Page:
TCM: Puerto Armuelles

Harry Hunt a long time resident shared his experience of living on the Burica Peninsula below Puerto Armuelles. I asked Harry to speak because I, a beach hater, love the area of beaches below Puerto Armuelles.

puerto armuelles

puerto armuelles

Puerto itself has a troubled history of feast followed by famine. A few decades ago it was the jewel of Chiriqui with over sixty thousand residents centered on the growing and exporting of bananas. United Fruit, Chiquita banana was the main employer and when hit with a major labor dispute they packed up and left the area. What was left in the wake of their departure was a virtual ghost town. Puerto dropped to about ten thousand people and is still suffering a weak economy.

Things are changing, Puerto has a natural deep water port and is home to a petro terminal and pipeline that moved oil from the Pacific to the Caribbean at Chiriqui Grande. This pipeline, a free zone and new government investment are making the area attractive to capital investment. The area below Puerto is unfortunately is within ten kilometers of Costa Rica. The constitution of Panama precludes non Panamanian citizens from owning land in that zone. According to attorney Rainalda Mata-Kelly, neither a corporation nor foundation will get you around that issue. Harry discussed new ideas that are being used to achieve ownership using banks as trustees similar to Mexican beach property sales.

I love the beaches below Puerto and from a strictly tourist agenda I recommend anyone who lives in Boquete and wants to get into a time machine back twenty years take a day trip.

puerto armuelles

puerto armuelles

The beach above is a few hundred meters after exiting the Petro terminal and has a great little restaurant featuring fried fish and cold beer.

I shot the video below starting in the Petro Terminal and it will provide some idea of the area.



The week of the Saints with escape to Puerto Armuelles

This was a quiet week in Boquete Panama, it was the week of the Saints, the week before Easter, the celebration of resurrection. For some reason unclear to me it was also the weekend of the Boquete Orchid fair. Coming from a secular society and not having any religious beliefs, the week of the saints as a public holiday is a bit new for me. I know it has happened before I arrived on these shores and for the years I have lived here, I just don’t recall noticing.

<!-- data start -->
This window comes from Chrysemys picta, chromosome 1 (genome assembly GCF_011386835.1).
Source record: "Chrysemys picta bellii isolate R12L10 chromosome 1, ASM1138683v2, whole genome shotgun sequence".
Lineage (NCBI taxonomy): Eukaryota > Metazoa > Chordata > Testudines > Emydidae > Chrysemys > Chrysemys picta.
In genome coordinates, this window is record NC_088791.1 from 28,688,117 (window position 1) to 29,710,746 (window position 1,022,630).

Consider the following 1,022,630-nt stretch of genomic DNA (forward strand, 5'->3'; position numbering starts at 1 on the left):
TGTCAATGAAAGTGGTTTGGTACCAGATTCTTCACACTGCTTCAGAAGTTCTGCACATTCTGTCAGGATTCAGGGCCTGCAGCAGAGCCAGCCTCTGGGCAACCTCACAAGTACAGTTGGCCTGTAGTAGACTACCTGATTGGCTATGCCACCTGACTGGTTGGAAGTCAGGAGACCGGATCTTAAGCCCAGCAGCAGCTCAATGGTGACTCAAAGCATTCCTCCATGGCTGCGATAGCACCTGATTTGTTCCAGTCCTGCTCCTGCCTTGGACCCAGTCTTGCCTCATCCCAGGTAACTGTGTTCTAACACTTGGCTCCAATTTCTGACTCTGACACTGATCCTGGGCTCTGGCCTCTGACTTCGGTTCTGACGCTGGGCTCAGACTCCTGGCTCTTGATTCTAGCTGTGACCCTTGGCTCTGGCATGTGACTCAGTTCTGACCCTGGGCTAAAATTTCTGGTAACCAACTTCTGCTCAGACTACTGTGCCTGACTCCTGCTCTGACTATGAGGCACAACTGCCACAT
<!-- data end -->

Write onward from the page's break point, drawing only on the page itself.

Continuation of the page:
If you are not Catholic the tradition in Panama may seem a bit peculiar. To some non Panamanian Catholics who commented to me, it is equally different. On Thursday all alcohol sales stopped, as did public events with music. Until last night you could not buy a beer, a bottle of wine or dance in a public venue in all of Panama, with one exception, churches. Churches had music and wine, guess that might increase attendance? That all changed last night, Saturday night, with fireworks from the church and the beginning of celebration.

The Boquete Orchid Fair was a desolate affair, fairs in Panama center on food and debauchery. Debauchery without alcohol is difficult in public, therefore none of the massive discos were in Boquete, few vendors and because I joined the masses who did not go, I am not even sure if the Orchids showed up. The local radio news announced it was not worth attending and that became the consensus. That however did not prevent masses of internal tourists from Panama City from flooding Boquete. They came in droves and clogged the streets but not the fair grounds. I stayed on the mountain until Saturday.

On Saturday Mayra and I decided to visit Puerto Armuelles, a place close to the frontier with Costa Rica. I have never visited Puerto Armuelles and she has not seen it for ten years. Puerto Armuelles is part of the Baru district of Panama near the border of Costa Rica, the road as seen in this map from Wikipedia, follows the Costa Rica border for some time before moving away into Panama. The map shows railroad tracks and Mayra mentioned when she was a child there was indeed a railroad as shown on the map. It ran from Boquete through David to the Frontier and down to Puerto Armuelles. It is a shame it is gone, but there are some remnants in Bugaba and along the roadside.

At one time Puerto Armuelles was a thriving banana town, now with the exit of United Fruit it is a poverty stricken part of Panama.

We drove from the Frontier south into the city and then with the help of a local man found our way to Chrco Azul the oil port. You can see some remains of the Banana years in some old wooden housing and virtually abandoned buildings.

The end of the road is marked by this gate and the oil terminal.

Just a bit before the end is this very primitive restaurant.

That stop provided a fried fish, some patacones and a cold beer long before sunset. Cheap, two beers and a fish with patacones $5.60.

The public beach area seems small but that does not seem to be bothering investors and there are signs of increasing development along the road. For some reason I do not understand people from North America seems want to buy beach front property. I prefer to cool mountains but to each their own. The area is beautiful, it is close to David and certainly a more interesting ride the ride to Las Lajas for a beach. We will return next time we have guests in town.


%d bloggers like this: